Lots of tools and treats for the Max users out there! And they can be had for $185 per month or by one-, two- or three-year subscription.


The Foundry Nuke 10


The latest release of The Foundry’s flagship, Nuke 10, is almost all about stability and bug fixes. The list of fixes they’ve attended to is a gajillion miles long, and the result is a platform that runs faster, runs smoother, and lets you spend more time making magic than waiting for the software to reboot. That alone should be worth the upgrade. But, just to make things fancy, there are a few key new tools that’ll make life easier.

If you are a Nuke user, you already know about the 3D features and the benefit of having a scanline renderer built into your comp. Because, you know, who knows when you need to do a quicky projection that tracks properly with a camera? Well, now you have a raytracing engine.

What does this get you? Ambient Occlusion, Reflections; cool things like that! Those things that normally make you go ask your fellow CG person for extra passes and deal with eye rolling. Now you can just bring in your model as an Alembic and do it yourself. Windows in a city matte painting would be a perfect example — one of those things that add that bit of realism to shots. It’s not supposed to replace the CG side of things, or even supplant a more robust renderer available for Nuke such as V-Ray from Chaos Group, but rather provide those nice bits to make your comp sing with less fuss.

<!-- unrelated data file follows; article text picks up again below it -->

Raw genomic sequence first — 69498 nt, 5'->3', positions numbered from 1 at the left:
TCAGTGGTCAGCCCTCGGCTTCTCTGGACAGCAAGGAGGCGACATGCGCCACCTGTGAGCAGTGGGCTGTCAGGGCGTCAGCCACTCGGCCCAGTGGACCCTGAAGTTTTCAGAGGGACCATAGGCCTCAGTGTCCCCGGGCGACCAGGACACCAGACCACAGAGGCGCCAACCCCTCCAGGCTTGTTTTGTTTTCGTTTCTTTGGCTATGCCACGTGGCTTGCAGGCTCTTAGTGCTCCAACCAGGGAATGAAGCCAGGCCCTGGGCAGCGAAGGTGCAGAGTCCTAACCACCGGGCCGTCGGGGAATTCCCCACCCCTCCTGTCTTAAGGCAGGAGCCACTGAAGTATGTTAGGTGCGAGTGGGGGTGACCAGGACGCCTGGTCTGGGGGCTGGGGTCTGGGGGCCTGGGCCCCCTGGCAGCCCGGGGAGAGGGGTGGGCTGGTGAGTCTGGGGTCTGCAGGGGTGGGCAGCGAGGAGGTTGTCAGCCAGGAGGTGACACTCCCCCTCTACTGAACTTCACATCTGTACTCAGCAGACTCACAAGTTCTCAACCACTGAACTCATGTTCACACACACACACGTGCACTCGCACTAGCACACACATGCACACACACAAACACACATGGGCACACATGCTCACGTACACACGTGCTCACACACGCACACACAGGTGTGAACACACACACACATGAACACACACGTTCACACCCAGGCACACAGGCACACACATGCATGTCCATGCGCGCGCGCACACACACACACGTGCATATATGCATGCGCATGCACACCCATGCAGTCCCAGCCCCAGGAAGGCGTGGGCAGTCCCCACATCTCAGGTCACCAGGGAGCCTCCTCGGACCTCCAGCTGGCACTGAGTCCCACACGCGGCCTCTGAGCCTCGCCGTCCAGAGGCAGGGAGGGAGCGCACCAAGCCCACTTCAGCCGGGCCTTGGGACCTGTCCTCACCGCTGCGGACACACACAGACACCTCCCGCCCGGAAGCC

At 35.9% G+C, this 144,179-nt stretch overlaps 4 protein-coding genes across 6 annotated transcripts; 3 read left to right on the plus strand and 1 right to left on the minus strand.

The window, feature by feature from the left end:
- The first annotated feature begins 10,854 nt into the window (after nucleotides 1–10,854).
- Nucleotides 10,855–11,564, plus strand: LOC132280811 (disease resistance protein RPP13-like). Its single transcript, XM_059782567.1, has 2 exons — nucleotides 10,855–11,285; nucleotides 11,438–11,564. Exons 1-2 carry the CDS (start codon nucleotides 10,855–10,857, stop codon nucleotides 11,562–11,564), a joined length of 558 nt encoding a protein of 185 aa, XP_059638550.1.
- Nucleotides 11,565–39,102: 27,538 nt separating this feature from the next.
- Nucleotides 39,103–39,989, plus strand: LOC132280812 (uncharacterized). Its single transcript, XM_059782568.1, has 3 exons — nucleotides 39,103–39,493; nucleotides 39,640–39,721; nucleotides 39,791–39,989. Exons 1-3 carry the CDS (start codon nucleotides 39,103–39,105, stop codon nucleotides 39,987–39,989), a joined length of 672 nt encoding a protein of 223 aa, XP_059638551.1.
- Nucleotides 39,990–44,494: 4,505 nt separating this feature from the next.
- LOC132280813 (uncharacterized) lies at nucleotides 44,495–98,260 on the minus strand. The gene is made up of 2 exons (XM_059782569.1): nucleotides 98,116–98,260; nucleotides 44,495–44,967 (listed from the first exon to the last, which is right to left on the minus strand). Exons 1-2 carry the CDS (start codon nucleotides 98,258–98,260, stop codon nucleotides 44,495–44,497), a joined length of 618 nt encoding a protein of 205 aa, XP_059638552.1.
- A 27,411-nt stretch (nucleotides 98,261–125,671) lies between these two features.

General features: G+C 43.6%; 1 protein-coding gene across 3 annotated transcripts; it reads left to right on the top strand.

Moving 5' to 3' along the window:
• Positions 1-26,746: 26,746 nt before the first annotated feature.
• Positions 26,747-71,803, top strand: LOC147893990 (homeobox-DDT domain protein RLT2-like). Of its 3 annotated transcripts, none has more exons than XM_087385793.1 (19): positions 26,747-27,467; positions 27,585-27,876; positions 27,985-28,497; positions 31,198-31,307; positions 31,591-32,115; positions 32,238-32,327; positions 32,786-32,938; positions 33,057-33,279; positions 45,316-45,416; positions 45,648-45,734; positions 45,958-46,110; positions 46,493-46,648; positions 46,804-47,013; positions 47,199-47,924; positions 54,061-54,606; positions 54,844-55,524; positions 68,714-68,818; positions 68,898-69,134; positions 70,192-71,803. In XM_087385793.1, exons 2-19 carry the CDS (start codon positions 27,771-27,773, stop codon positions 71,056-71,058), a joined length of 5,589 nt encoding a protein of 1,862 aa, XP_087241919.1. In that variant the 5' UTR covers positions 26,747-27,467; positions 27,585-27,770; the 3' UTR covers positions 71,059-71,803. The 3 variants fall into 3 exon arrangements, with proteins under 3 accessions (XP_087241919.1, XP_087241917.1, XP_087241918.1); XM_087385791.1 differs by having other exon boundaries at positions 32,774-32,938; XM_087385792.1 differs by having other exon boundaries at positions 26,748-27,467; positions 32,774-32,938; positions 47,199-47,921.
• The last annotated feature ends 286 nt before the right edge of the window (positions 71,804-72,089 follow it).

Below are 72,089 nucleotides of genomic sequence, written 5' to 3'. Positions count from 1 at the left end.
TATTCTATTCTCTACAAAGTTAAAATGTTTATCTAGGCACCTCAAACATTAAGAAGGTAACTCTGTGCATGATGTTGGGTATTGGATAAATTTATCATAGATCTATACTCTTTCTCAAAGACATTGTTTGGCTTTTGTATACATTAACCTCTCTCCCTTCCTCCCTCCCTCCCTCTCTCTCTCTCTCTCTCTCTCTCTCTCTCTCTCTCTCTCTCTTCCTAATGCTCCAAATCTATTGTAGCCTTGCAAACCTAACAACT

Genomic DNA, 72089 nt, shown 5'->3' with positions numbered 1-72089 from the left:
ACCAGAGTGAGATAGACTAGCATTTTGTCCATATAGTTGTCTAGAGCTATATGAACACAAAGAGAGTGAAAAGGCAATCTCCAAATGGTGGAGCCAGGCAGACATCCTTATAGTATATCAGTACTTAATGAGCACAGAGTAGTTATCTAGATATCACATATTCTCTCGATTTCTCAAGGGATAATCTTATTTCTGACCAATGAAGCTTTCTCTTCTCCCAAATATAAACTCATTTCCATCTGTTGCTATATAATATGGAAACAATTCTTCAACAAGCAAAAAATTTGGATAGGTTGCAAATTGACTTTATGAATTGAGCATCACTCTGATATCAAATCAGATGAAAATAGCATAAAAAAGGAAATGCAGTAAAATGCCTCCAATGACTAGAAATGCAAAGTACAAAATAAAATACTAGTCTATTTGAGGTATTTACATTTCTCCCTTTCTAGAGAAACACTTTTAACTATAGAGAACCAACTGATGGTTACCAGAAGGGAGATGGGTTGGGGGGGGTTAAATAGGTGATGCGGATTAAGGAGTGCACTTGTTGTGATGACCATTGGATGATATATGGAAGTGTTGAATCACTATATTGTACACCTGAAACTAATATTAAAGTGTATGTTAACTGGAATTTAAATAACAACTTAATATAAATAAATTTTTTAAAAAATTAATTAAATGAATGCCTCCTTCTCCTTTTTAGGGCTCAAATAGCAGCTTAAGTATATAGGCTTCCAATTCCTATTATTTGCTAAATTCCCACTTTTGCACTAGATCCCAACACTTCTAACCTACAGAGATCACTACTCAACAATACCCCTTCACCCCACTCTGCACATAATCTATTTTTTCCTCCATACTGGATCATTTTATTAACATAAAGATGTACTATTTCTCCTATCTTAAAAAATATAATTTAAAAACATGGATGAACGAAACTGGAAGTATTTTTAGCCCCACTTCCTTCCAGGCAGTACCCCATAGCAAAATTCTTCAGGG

The other change is in a little tool called RotoPaint. It’s a tool that gets a bad rap because it’s viewed as the tool of those lowest on the compositing totem pole. However, without it, where would we be?

The RotoPaint tool in earlier versions of Nuke has some limitations, mainly because it was doing so much labor. At about 200 paint strokes, things would bog down, corrupt or crash. And why wouldn’t it? It’s storing up all that data and recalculating every time you switch frames. In Nuke 10, RotoPaint is more stable and robust, and it’s faster. No longer do you have to break up your paint into multiple nodes or precomp (although, that’s still not a bad idea).

All of this is good, right? Well, take that and combine RotoPaint with a new VectorBlur 2 node, and you are on your way to creating miracles. VectorBlur 2 uses a movement analysis to calculate pixel-based transformations on an irregular surface. Think a talking face, or a shirt blowing in the wind. What if the client wants to put a swab of paint on the face (yes, I’ve done this) or a logo on the shirt? Tracking the element would be either extremely difficult, or impossible. VectorBlur 2 will track the irregular movements and convert them into vectors, which can be exported to an STMap, which can then be used to distort the logo or paint swab in a way that follows the movement.